Eat your way to better mental wellness
The brain is the most complex organ in our body. To function optimally our brain needs the right balance of macro and micronutrients and stimulation to thrive. This includes good social support, physical activity, intellectual stimulation, sufficient sleep, relaxation, and, of course, a good diet.
So, what does Christine recommend NHS staff consider in their diets?
Get in more healthy fats
The human brain needs essential fatty acids and phospholipids to function optimally. The essential omega-3 fats (which have to be obtained from our diet) are particularly important for brain function, memory, performance and mood.1
Good sources include oily fish, chia seeds, flaxseed, pumpkin seeds and walnuts.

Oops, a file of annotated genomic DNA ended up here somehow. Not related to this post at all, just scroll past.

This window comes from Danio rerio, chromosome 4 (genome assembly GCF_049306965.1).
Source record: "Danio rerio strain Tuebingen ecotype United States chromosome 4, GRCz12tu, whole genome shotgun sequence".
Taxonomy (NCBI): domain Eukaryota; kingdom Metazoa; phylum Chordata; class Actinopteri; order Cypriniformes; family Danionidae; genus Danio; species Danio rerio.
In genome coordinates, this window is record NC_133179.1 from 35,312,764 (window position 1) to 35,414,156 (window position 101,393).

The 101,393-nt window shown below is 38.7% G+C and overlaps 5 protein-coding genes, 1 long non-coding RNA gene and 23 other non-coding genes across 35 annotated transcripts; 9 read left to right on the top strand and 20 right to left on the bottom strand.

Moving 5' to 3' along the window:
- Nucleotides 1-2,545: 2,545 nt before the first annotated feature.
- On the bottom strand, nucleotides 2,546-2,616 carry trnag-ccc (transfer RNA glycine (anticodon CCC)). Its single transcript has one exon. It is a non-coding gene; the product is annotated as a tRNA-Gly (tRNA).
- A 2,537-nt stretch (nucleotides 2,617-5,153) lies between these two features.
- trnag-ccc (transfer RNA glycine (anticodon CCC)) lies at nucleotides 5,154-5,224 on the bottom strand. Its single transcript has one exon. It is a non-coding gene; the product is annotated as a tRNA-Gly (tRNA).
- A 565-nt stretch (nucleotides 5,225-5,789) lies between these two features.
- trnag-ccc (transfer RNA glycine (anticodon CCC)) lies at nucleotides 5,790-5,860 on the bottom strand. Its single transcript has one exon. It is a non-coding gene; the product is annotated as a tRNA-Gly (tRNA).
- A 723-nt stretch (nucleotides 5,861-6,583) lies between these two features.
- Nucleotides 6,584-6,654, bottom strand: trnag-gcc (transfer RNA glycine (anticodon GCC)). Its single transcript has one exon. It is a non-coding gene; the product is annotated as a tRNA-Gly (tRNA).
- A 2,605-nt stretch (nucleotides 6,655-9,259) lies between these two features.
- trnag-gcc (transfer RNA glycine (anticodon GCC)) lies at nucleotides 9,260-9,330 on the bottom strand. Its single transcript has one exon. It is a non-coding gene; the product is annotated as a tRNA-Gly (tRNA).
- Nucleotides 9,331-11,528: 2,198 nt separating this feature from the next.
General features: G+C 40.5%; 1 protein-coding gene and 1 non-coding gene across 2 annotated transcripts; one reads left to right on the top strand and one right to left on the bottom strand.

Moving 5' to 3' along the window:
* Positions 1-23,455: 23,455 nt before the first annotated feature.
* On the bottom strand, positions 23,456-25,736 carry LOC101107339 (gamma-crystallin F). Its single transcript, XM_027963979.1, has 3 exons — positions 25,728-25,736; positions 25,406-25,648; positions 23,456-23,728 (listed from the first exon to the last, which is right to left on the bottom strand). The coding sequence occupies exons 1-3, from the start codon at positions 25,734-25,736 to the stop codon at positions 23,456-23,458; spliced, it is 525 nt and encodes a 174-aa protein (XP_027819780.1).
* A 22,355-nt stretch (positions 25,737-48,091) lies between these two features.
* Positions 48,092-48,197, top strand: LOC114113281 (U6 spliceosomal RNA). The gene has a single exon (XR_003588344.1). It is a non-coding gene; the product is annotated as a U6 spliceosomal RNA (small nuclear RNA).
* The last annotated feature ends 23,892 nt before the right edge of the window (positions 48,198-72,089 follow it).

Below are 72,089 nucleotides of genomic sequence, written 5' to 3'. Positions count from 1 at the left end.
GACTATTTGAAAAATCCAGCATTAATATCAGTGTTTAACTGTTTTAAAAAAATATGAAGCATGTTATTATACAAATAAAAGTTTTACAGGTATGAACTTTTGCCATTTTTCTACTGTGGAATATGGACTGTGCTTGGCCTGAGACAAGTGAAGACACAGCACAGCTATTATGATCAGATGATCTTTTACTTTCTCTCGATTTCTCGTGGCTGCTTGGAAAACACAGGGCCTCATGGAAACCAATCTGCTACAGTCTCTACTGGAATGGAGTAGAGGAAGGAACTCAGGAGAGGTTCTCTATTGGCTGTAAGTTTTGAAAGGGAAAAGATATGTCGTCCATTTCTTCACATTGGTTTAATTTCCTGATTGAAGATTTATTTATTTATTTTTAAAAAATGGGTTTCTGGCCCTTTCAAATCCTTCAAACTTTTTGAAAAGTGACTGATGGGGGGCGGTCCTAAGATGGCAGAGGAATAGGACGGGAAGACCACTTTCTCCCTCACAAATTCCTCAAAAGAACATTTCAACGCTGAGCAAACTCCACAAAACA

Focus on protein
Protein provides you with the building blocks required for the production of our chemical messengers (neurotransmitters) that influence how we think and feel.2 Protein also helps stabilise your blood sugar, which can influence mood swings and concentration levels.
Good protein foods include lean red meat, poultry, eggs, fish and shellfish, soy, beans, pulses, nuts, seeds and dairy.
Ditch sugar and processed foods
Sugar and processed foods can lead to inflammation throughout the body and brain, which may contribute to mood disorders, including anxiety and depression. Imbalances in blood sugar levels can also make us feel ‘hangry’ and irritable.
Instead focus on slow releasing carbohydrates like wholegrain rice and pasta, oats, quinoa, buckwheat, sweet potato, carrots, swede, parsnip, butternut squash, baked potato, peas, beans and lentils.
Beyer, J., & Payne, M.E. (2016). Nutrition and Bipolar Depression. Psychiatric Clinics of North America, 39(1), 75–86.
Moret C & Briley M. The importance of noradrenaline in depression. Neuropsychiatr Dis Treat. 2011; 7(Suppl 1): 9–13.